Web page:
Different Challenges in Working with Hmong People

Categories: BooksMedicine

In the novel, The Spirit Catches You and You Fall Down, we see multiple different approaches being used in order to attend to and treat Lia’s epilepsy. It becomes evident that in helping professions it is crucial that helpers take time to focus on what is best for their client and their families. Hmong patients that came into the hospital often felt disregarded and unheard by almost all of the medical professionals. This was most likely because of the massive misunderstanding about Hmong culture and Western Medicine.

Today, in order for helping professionals to best treat and advocate for their clients it is vital that people are considerate of others racial, religious, and cultural beliefs.

The Hmong had many doubts about American doctors because of their extremely inexact preconceived ideas of Western medicine. Despite their uncertainty and hesitation toward doctors, Lia’s parents, Nao Kao and Foua still took her to the emergency room when any seizures had occurred. The medical model is important because the process of trial and error is crucial for finding the best treatment possible for a patient.

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The medical model is a term used to describe a set of procedures which all doctors are required to be trained for. Although the Lee’s had trouble understanding what Lia’s seizures were, “I don’t think the mom and dad ever truly understood the connection between a seizure and what it did to the brain” (Fadiman 48). Without fully understanding the effect a seizure could cause, the Lee’s could not comprehend the importance of the multitude of tests that were done to their daughter.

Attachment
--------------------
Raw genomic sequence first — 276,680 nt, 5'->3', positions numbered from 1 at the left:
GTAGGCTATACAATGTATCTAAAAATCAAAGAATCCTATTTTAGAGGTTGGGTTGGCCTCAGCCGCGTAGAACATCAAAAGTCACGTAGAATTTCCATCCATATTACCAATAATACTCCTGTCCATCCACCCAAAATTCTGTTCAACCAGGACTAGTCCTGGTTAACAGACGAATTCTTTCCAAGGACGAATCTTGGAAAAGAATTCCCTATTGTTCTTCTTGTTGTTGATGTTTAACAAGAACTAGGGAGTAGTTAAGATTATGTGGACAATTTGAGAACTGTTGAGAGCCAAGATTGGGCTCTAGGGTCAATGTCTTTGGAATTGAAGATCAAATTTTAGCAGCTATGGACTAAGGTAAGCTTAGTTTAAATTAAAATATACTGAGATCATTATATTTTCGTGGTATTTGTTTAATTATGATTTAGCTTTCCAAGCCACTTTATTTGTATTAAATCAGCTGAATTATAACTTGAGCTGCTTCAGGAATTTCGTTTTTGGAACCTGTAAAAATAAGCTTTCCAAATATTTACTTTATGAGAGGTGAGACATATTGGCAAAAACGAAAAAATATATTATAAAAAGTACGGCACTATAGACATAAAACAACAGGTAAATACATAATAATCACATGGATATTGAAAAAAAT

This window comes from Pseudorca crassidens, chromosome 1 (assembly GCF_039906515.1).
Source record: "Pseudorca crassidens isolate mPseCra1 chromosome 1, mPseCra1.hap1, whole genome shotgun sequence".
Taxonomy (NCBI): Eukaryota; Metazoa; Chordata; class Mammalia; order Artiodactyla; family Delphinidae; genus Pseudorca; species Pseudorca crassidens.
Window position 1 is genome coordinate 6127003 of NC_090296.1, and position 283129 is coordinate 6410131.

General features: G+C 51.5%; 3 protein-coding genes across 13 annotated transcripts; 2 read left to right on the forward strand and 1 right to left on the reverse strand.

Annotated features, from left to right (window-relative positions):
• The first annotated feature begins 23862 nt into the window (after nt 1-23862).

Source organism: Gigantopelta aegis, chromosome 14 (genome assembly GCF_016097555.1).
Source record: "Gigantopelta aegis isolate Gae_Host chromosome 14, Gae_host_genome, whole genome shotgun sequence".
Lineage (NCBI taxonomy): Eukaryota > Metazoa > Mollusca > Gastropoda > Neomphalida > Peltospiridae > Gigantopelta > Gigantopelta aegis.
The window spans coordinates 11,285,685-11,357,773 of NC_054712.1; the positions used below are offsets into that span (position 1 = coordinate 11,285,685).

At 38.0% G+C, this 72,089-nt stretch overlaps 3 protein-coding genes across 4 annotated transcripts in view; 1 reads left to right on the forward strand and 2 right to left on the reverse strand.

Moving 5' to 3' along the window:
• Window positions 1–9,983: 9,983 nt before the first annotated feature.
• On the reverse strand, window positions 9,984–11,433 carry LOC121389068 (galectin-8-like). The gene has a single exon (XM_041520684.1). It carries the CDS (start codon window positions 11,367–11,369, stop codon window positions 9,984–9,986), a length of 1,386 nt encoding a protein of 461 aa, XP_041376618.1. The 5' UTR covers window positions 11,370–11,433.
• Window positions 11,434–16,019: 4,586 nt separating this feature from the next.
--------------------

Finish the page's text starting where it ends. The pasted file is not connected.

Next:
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The Lees’ confusing and separation had devastating effects on her treatment and development. Since the Lee’s had stopped giving Lia her medication for three months, she experienced a seizure so severe that it caused her to stop breathing. Dan Murphy the resident on duty had to insert a breathing tube down her throat then immediately transferred Lia to a highly-equipped facility much further away. As a result, Lia wasn’t able to breathe on her own until after 24 hours on a respirator. Another situation which delayed Lia’s treatment was her challenge with her weight and administering intravenous medications. This meant in order to administer a needle into her arm doctors had to cut open and tie off several of her veins. The doctors would tie her limb down so that the IVs would last longer. In addition to that, her father did not understand the reasoning behind his daughter being tied up. The Medical Model could have been very effective in treating Lia’s epilepsy. This model was unable to help Lia because the Lee’s did not do their part and follow the necessary instructions for this model to work. Throughout the novel, it is stated that Lia dislikes swallowing her medications. In addition to that, her parents were also uncertain about what, and how much they were supposed to give her. Neil and Peggy didn’t know if she had seizures because she wasn’t taking enough medication, or her parents weren’t giving her the proper doses because they hadn’t understood the directions.